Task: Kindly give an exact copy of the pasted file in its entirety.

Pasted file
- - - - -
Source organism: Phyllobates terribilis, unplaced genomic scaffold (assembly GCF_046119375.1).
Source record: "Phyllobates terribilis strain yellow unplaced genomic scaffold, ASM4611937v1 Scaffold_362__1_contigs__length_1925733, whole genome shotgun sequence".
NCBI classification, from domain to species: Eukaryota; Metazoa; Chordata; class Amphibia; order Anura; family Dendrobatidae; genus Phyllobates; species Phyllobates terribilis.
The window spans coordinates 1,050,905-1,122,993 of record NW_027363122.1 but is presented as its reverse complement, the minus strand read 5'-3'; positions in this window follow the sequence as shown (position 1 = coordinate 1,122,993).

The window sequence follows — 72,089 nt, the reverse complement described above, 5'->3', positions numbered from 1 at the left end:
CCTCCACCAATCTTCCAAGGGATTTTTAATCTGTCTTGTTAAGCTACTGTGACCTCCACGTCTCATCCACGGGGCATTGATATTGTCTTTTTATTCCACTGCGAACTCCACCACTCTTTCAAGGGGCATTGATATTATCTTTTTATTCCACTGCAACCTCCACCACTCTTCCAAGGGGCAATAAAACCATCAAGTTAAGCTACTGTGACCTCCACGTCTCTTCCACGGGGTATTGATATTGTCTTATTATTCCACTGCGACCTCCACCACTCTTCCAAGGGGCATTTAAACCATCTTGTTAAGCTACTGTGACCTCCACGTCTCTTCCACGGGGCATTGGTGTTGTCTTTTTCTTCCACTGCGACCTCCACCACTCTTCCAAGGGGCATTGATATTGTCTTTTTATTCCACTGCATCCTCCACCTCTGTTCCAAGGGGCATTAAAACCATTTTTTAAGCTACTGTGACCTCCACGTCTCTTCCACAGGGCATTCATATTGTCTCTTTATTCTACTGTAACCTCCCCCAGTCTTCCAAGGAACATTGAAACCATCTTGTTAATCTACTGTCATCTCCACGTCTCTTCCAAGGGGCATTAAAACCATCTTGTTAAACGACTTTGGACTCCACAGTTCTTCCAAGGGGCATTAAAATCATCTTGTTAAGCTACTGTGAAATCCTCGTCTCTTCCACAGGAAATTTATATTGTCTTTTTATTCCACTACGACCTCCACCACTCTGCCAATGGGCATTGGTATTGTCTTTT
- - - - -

Source organism: Phyllobates terribilis, unplaced genomic scaffold (assembly GCF_046119375.1).
Source record: "Phyllobates terribilis strain yellow unplaced genomic scaffold, ASM4611937v1 Scaffold_362__1_contigs__length_1925733, whole genome shotgun sequence".
NCBI classification, from domain to species: Eukaryota; Metazoa; Chordata; class Amphibia; order Anura; family Dendrobatidae; genus Phyllobates; species Phyllobates terribilis.
The window spans coordinates 1,050,905-1,122,993 of record NW_027363122.1 but is presented as its reverse complement, the minus strand read 5'-3'; positions in this window follow the sequence as shown (position 1 = coordinate 1,122,993).

The window sequence follows — 72,089 nt, the reverse complement described above, 5'->3', positions numbered from 1 at the left end:
CCTCCACCAATCTTCCAAGGGATTTTTAATCTGTCTTGTTAAGCTACTGTGACCTCCACGTCTCATCCACGGGGCATTGATATTGTCTTTTTATTCCACTGCGAACTCCACCACTCTTTCAAGGGGCATTGATATTATCTTTTTATTCCACTGCAACCTCCACCACTCTTCCAAGGGGCAATAAAACCATCAAGTTAAGCTACTGTGACCTCCACGTCTCTTCCACGGGGTATTGATATTGTCTTATTATTCCACTGCGACCTCCACCACTCTTCCAAGGGGCATTTAAACCATCTTGTTAAGCTACTGTGACCTCCACGTCTCTTCCACGGGGCATTGGTGTTGTCTTTTTCTTCCACTGCGACCTCCACCACTCTTCCAAGGGGCATTGATATTGTCTTTTTATTCCACTGCATCCTCCACCTCTGTTCCAAGGGGCATTAAAACCATTTTTTAAGCTACTGTGACCTCCACGTCTCTTCCACAGGGCATTCATATTGTCTCTTTATTCTACTGTAACCTCCCCCAGTCTTCCAAGGAACATTGAAACCATCTTGTTAATCTACTGTCATCTCCACGTCTCTTCCAAGGGGCATTAAAACCATCTTGTTAAACGACTTTGGACTCCACAGTTCTTCCAAGGGGCATTAAAATCATCTTGTTAAGCTACTGTGAAATCCTCGTCTCTTCCACAGGAAATTTATATTGTCTTTTTATTCCACTACGACCTCCACCACTCTGCCAATGGGCATTGGTATTGTCTTTT